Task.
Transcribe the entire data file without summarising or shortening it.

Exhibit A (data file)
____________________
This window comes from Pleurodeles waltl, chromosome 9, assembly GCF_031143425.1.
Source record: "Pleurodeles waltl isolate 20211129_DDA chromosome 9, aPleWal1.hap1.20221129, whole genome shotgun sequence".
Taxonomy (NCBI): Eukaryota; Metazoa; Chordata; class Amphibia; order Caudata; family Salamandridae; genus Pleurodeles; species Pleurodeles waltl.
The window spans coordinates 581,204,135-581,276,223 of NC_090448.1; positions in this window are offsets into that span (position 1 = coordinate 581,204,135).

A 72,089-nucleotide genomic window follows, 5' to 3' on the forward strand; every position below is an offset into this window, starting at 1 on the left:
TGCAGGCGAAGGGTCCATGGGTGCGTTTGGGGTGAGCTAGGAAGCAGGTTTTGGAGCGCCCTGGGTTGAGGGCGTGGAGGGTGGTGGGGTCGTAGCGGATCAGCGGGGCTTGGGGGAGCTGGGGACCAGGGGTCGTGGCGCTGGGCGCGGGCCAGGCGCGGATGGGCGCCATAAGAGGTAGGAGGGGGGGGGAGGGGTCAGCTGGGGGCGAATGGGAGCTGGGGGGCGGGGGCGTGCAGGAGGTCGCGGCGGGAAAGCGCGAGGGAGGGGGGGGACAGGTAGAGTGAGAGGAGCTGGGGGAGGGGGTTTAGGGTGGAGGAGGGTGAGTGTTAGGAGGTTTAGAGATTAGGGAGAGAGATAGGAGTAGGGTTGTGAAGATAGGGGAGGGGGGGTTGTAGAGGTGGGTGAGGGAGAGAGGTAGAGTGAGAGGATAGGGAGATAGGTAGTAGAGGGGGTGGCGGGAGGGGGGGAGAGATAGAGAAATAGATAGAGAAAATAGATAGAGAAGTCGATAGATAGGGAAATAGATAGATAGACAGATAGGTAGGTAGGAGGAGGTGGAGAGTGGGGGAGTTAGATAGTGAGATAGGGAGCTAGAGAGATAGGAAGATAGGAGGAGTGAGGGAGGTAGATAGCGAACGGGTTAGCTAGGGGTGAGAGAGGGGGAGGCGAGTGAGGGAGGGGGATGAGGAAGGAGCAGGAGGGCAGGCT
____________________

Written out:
This window comes from Pleurodeles waltl, chromosome 9, assembly GCF_031143425.1.
Source record: "Pleurodeles waltl isolate 20211129_DDA chromosome 9, aPleWal1.hap1.20221129, whole genome shotgun sequence".
Taxonomy (NCBI): Eukaryota; Metazoa; Chordata; class Amphibia; order Caudata; family Salamandridae; genus Pleurodeles; species Pleurodeles waltl.
The window spans coordinates 581,204,135-581,276,223 of NC_090448.1; positions in this window are offsets into that span (position 1 = coordinate 581,204,135).

A 72,089-nucleotide genomic window follows, 5' to 3' on the forward strand; every position below is an offset into this window, starting at 1 on the left:
TGCAGGCGAAGGGTCCATGGGTGCGTTTGGGGTGAGCTAGGAAGCAGGTTTTGGAGCGCCCTGGGTTGAGGGCGTGGAGGGTGGTGGGGTCGTAGCGGATCAGCGGGGCTTGGGGGAGCTGGGGACCAGGGGTCGTGGCGCTGGGCGCGGGCCAGGCGCGGATGGGCGCCATAAGAGGTAGGAGGGGGGGGGAGGGGTCAGCTGGGGGCGAATGGGAGCTGGGGGGCGGGGGCGTGCAGGAGGTCGCGGCGGGAAAGCGCGAGGGAGGGGGGGGACAGGTAGAGTGAGAGGAGCTGGGGGAGGGGGTTTAGGGTGGAGGAGGGTGAGTGTTAGGAGGTTTAGAGATTAGGGAGAGAGATAGGAGTAGGGTTGTGAAGATAGGGGAGGGGGGGTTGTAGAGGTGGGTGAGGGAGAGAGGTAGAGTGAGAGGATAGGGAGATAGGTAGTAGAGGGGGTGGCGGGAGGGGGGGAGAGATAGAGAAATAGATAGAGAAAATAGATAGAGAAGTCGATAGATAGGGAAATAGATAGATAGACAGATAGGTAGGTAGGAGGAGGTGGAGAGTGGGGGAGTTAGATAGTGAGATAGGGAGCTAGAGAGATAGGAAGATAGGAGGAGTGAGGGAGGTAGATAGCGAACGGGTTAGCTAGGGGTGAGAGAGGGGGAGGCGAGTGAGGGAGGGGGATGAGGAAGGAGCAGGAGGGCAGGCT